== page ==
Packaging and the Board
EVGA has always had some of the best packaging. All accessories are sealed in anti-static bags, and the box itself comes shrink wrapped so you know that no one has tampered with the motherboard. The board also comes with all types of stickers on it so you know how to install everything correctly.
Accessories include 2x SATA6G cables, IO shield, metal IO Cover, 2-Way SLI bridge, screw for M.2, driver DVD, case badge, and manuals. This is an early sample so there was no driver DVD.
EVGA's Z170 FTW has pretty good fan control. All seven fan headers circled in red work as DC or PWM headers. EVGA's BIOS fan control is quite good, and while it doesn't have the most configuration options or a GUI, it will get things done. The motherboard itself is aesthetically appealing. While it might look odd at first glance to see such an over-sized VRM heat sink which only covers half of the VRM (all CPU phases are covered, iGP phases are left open aired), it looks pretty good inside of a case. The black on black design of the board makes it appealing to many who just want the motherboard to fade into the case and not stand out. The IO cover gets rid of the reflective glare of the IO panel, and its brushed aluminum construction provides an all-black montage. The back of the motherboard is bare except for 11 white LEDs, which illuminate the audio section's PCB divide.
The IO Panel features 6x USB 3.0 ports, 2x USB 2.0, a single NIC, HDMI, DisplayPort, 7.1 audio outputs with TOSLINK, and a clear CMOS button.
The PCI-E layout is pretty simple; for starters all PCI-E slots are PCI-E 3.0. The top two PCI-E 16x slots run at 16x/0x with one card or 8x/8x with two cards. The third (16x) and fourth (4x) PCI-E slots are both 4x slots wired to the PCH. The last PCI-E slot (16x) is a 1x slot routed to the PCH. If running 2-way SLI, you are limited to double slot cards because only the first two slots are capable of supporting SLI. This PCI-E layout does have an advantage in that it supports many options for add-in PCI-E adapters, such as one for USB 3.1 or a sound card. There is a PCI-E 6-pin power input plug for extra PCI-E power if you need it.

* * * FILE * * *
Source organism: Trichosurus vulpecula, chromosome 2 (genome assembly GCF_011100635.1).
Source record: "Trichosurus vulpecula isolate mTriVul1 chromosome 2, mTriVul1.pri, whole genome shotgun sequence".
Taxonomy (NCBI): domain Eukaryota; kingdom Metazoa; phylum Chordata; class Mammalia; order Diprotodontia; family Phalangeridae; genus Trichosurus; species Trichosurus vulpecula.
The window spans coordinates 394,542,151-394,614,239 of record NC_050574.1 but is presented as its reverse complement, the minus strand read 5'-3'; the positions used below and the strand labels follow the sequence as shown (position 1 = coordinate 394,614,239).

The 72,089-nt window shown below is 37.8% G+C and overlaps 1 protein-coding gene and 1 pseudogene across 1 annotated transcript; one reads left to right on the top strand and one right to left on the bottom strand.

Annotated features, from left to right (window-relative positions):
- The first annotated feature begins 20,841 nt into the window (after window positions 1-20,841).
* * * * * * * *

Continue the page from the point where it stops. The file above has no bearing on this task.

The Z170 PCH provides six SATA6Gb/s ports and EVGA is using all of them. A USB 3.0 internal header is located in the lower right-hand corner of the motherboard near the color coded case headers.
The M.2 slot is a 4x PCI-E slot that also supports SATA based drives. There is one caveat; if you populate the M.2 slot, then SATA ports 4 and 5 will be disabled. A built-in speaker is present and it beeps out codes during boot up, and you can disable this feature if you want. EVGA provides on board power and reset button as well as a POST code display. The POST code display doubles as a real-time temperature display for the CPU core temperature.
The audio section is physically divided from the rest of the PCB and EVGA made sure to minimize components on the audio section. The VRM heat sink is quite tall, but it shouldn't interfere with most heat sinks. A single 8-pin header is used to power the CPU VRM.
All the heat sinks are screwed into the motherboard, and make great contact with the components. The VRM heat sink also cools the inductors, which tend to get pretty hot on all motherboards.
Last updated: Apr 7, 2020 at 12:33 pm CDT
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- Page 1 [Introduction, Specifications, and Pricing]
- Page 2 [Packaging and the Z170 FTW]
- Page 3 [EVGA Z170 FTW Circuit Analysis]
- Page 4 [EVGA Z170 Circuit Analysis Continued]
- Page 5 [BIOS and Software]
- Page 6 [Test System Setup]
- Page 7 [Overclocking]
- Page 8 [CPU, Memory, and System Benchmarks]
- Page 9 [System IO Benchmarks]
- Page 10 [Thermal Imaging and Power Consumption]
- Page 11 [What's Hot, What's Not & Final Thoughts]